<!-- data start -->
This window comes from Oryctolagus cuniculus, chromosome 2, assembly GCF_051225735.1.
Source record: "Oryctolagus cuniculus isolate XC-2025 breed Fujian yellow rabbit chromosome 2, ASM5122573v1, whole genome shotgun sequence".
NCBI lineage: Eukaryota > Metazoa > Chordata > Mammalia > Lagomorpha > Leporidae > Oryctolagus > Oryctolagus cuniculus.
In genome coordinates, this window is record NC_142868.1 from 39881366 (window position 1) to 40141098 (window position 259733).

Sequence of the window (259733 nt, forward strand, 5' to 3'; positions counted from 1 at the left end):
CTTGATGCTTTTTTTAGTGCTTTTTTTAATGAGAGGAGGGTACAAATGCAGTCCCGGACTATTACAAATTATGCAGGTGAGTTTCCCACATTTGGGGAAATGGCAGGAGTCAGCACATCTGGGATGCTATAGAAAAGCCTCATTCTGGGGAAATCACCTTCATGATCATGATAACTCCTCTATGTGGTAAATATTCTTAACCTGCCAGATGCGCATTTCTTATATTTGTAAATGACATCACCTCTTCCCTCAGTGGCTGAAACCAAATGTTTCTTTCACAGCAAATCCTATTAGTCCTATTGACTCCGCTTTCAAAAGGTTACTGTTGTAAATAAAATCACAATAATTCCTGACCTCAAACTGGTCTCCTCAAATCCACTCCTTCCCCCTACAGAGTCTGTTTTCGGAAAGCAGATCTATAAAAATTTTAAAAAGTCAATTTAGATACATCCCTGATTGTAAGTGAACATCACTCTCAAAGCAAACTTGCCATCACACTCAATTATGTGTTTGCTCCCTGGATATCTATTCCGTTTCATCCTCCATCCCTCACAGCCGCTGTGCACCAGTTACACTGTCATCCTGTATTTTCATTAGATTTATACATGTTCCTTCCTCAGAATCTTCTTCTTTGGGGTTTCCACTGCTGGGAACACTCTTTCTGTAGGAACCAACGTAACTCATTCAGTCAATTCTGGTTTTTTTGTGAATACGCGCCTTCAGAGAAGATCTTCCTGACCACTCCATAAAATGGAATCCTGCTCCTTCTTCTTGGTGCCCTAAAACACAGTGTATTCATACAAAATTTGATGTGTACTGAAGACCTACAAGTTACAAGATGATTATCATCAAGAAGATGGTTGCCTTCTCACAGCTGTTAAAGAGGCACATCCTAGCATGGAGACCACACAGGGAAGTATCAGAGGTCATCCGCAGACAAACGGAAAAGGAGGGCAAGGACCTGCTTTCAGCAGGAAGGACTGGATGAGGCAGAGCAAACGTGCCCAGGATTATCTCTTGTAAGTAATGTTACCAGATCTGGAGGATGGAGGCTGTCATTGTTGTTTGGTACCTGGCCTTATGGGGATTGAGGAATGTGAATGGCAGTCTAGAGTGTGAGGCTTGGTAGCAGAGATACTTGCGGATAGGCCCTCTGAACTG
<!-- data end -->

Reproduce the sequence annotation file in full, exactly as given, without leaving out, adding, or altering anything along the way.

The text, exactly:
This window comes from Oryctolagus cuniculus, chromosome 2, assembly GCF_051225735.1.
Source record: "Oryctolagus cuniculus isolate XC-2025 breed Fujian yellow rabbit chromosome 2, ASM5122573v1, whole genome shotgun sequence".
NCBI lineage: Eukaryota > Metazoa > Chordata > Mammalia > Lagomorpha > Leporidae > Oryctolagus > Oryctolagus cuniculus.
In genome coordinates, this window is record NC_142868.1 from 39881366 (window position 1) to 40141098 (window position 259733).

Sequence of the window (259733 nt, forward strand, 5' to 3'; positions counted from 1 at the left end):
CTTGATGCTTTTTTTAGTGCTTTTTTTAATGAGAGGAGGGTACAAATGCAGTCCCGGACTATTACAAATTATGCAGGTGAGTTTCCCACATTTGGGGAAATGGCAGGAGTCAGCACATCTGGGATGCTATAGAAAAGCCTCATTCTGGGGAAATCACCTTCATGATCATGATAACTCCTCTATGTGGTAAATATTCTTAACCTGCCAGATGCGCATTTCTTATATTTGTAAATGACATCACCTCTTCCCTCAGTGGCTGAAACCAAATGTTTCTTTCACAGCAAATCCTATTAGTCCTATTGACTCCGCTTTCAAAAGGTTACTGTTGTAAATAAAATCACAATAATTCCTGACCTCAAACTGGTCTCCTCAAATCCACTCCTTCCCCCTACAGAGTCTGTTTTCGGAAAGCAGATCTATAAAAATTTTAAAAAGTCAATTTAGATACATCCCTGATTGTAAGTGAACATCACTCTCAAAGCAAACTTGCCATCACACTCAATTATGTGTTTGCTCCCTGGATATCTATTCCGTTTCATCCTCCATCCCTCACAGCCGCTGTGCACCAGTTACACTGTCATCCTGTATTTTCATTAGATTTATACATGTTCCTTCCTCAGAATCTTCTTCTTTGGGGTTTCCACTGCTGGGAACACTCTTTCTGTAGGAACCAACGTAACTCATTCAGTCAATTCTGGTTTTTTTGTGAATACGCGCCTTCAGAGAAGATCTTCCTGACCACTCCATAAAATGGAATCCTGCTCCTTCTTCTTGGTGCCCTAAAACACAGTGTATTCATACAAAATTTGATGTGTACTGAAGACCTACAAGTTACAAGATGATTATCATCAAGAAGATGGTTGCCTTCTCACAGCTGTTAAAGAGGCACATCCTAGCATGGAGACCACACAGGGAAGTATCAGAGGTCATCCGCAGACAAACGGAAAAGGAGGGCAAGGACCTGCTTTCAGCAGGAAGGACTGGATGAGGCAGAGCAAACGTGCCCAGGATTATCTCTTGTAAGTAATGTTACCAGATCTGGAGGATGGAGGCTGTCATTGTTGTTTGGTACCTGGCCTTATGGGGATTGAGGAATGTGAATGGCAGTCTAGAGTGTGAGGCTTGGTAGCAGAGATACTTGCGGATAGGCCCTCTGAACTG